Laos, Travel Advice, Year of Travel

Worth the Journey – 4000 Islands, Laos

If you’re reading this it’s possible you’re considering visiting 4000 Islands in Laos. I’m sure you’re already aware that there aren’t any trains in Laos, and that the best way to get around is a bus. You might be in Luang Prabang, Vang Vieng, or Vientiane, faced with the option of getting a sleeper bus, and wondering if it’s worth the hassle. Well – we’re here to tell you to GO FOR IT. First of all, yes it’s a long journey. It took us 27 hours in total, our bus broke down at 1.30am and we didn’t get a replacement until 6am, and we’re still saying it was worth it. But why? Here’s the lowdown on the 4000 islands.

Which way?

First of all, 4000 is a guess, and the main islands that you’ll enjoy are Don Det and Don Khon. Don Det is more developed, there are more restaurants and places to stay, but Don Khon has waterfalls and an actual beach. They’re very easy to hop between, and you can do this on foot, bike, boat – so don’t feel that visiting one will mean that you can’t do the other.

4000 Islands is unlike anywhere we’ve been in South East Asia, and has a lot going for it. It’s incredibly beautiful, covered in palm trees, and the Mekong is fairly clear which encourages swimming. We enjoyed the tiny streets and the quietness, the ease of cycling the entire islands in a couple of hours. The food is cheaper than on the mainland, and the views are spectacular. Here are some things not to miss:


Everyone gathers to watch the sunset from this bridge, and it’s a wonderful atmosphere. If you want to make an event of it, grab a couple of beers and some snacks, and set up camp a little early. Just don’t lean back too far – there are no barriers between yourself and the Mekong.

Sunset – 4000 Islands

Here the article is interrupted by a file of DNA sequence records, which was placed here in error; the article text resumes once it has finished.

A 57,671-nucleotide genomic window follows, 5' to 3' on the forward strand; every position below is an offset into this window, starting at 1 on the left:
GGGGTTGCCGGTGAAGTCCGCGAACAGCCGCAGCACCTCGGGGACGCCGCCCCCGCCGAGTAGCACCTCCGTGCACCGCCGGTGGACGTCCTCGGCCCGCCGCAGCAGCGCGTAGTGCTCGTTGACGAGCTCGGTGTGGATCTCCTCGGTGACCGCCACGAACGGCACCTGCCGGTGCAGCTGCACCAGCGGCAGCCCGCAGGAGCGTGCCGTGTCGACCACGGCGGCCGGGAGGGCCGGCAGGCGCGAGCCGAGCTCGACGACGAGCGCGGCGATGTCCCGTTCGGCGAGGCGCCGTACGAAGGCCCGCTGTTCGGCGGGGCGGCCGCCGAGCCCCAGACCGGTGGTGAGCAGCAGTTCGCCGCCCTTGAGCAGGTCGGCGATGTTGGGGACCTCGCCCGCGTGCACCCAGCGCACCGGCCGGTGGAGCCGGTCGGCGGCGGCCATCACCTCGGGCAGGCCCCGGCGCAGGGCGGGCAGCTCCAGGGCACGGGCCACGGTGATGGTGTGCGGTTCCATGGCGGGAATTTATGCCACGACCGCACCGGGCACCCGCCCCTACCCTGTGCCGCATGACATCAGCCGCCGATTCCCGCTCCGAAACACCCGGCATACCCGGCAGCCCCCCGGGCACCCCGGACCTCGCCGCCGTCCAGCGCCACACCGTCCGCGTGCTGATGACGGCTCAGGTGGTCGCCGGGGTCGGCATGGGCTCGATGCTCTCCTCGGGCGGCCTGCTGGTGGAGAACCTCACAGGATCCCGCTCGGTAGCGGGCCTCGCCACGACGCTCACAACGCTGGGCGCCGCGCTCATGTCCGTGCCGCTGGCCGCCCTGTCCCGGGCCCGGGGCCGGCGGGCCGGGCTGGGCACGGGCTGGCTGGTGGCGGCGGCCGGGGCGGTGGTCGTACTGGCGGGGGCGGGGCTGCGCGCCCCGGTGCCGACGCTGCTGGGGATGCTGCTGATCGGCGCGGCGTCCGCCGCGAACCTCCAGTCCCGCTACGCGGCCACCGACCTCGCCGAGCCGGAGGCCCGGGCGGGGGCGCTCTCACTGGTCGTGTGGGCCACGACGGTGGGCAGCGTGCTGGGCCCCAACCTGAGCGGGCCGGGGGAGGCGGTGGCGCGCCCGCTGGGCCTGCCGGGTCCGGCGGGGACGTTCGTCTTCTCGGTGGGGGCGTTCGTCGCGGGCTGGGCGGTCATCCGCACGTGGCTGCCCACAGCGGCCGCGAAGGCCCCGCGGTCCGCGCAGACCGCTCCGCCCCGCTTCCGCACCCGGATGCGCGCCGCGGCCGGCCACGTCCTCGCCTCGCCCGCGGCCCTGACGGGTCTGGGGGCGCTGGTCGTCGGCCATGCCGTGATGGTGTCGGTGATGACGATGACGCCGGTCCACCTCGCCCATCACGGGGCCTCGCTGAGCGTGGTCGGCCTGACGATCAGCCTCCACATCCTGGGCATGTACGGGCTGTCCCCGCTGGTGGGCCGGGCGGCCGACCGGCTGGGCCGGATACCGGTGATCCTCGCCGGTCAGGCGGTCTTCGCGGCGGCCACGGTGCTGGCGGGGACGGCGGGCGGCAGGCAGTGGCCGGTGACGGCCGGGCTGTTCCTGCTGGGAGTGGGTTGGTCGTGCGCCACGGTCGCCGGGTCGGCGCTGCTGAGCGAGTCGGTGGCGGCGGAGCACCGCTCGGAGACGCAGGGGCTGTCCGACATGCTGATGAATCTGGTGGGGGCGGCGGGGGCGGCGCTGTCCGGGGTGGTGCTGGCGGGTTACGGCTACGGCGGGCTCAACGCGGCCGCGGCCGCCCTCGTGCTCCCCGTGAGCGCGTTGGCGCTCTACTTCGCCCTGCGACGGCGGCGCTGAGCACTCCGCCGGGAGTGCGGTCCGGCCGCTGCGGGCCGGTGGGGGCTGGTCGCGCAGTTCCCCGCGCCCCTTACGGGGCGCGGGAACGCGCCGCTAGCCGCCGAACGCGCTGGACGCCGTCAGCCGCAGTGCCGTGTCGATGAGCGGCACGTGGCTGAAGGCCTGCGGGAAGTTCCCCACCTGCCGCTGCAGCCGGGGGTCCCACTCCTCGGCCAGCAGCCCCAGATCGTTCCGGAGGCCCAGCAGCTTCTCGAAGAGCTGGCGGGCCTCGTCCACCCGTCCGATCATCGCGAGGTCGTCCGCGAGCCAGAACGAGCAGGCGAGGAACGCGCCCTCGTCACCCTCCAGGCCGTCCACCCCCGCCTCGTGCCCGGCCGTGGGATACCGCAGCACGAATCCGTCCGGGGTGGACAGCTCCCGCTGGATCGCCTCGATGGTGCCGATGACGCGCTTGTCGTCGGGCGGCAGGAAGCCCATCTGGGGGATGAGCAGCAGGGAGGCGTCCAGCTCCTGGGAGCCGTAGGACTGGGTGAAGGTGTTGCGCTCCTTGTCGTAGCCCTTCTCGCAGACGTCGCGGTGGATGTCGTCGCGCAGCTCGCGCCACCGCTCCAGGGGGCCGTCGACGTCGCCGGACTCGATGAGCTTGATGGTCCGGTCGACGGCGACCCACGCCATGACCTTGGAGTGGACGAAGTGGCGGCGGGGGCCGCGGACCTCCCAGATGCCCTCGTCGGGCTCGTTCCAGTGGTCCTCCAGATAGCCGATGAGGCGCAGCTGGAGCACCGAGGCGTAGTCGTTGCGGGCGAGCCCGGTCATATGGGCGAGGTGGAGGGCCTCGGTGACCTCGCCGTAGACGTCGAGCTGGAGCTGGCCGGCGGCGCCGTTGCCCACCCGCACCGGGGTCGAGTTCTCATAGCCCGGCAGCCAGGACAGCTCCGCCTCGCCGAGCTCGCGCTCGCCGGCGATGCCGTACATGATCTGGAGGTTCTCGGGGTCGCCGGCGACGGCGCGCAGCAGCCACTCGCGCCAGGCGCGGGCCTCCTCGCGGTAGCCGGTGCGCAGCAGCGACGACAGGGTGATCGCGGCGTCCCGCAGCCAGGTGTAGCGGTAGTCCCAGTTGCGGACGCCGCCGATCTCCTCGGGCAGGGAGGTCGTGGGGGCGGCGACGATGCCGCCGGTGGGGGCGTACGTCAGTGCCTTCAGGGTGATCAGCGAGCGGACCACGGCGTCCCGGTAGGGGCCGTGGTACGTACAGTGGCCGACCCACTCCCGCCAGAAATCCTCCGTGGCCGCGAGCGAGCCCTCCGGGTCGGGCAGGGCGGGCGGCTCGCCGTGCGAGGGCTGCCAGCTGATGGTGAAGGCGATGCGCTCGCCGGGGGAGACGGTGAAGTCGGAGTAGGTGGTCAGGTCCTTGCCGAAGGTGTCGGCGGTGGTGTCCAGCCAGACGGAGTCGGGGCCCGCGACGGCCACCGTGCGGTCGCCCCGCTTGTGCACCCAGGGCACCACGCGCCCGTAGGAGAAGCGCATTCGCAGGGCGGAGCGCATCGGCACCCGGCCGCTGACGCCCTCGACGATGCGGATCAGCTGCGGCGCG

Having been in Northern Thailand and then Laos for over a month we were delighted to visit the beach and treated ourselves to a little beach day. There are quite a few ‘beaches’ – some more beach-like than others, but for the real deal grab your bike and cycle to the far end of Don Khon. From there you can hire a boat to go dolphin spotting, swim (though do be careful in the strong current), or just enjoy the golden sand between your toes.


Being from Birmingham, UK (home of the Balti), we have been missing our Indian style curries. We were so excited to see that the 4000 islands has quite a few curry houses influenced by India and Malaysia, and we tucked into our garlic naan, veggie Balti, and chana masala with delight. They also do a thali – our absolute favourite, and we think that’s reason enough to hop on a boat and head to the islands.


You can do so much on the 4000 Islands, from lying back in your hammock and reading, to visiting the waterfalls in your kayak. There’s an activity for everybody – including zip-lining.

We hope we’ve convinced you – go on, book up that long journey, and let us know how it went!

Palm trees – 4000 Islands

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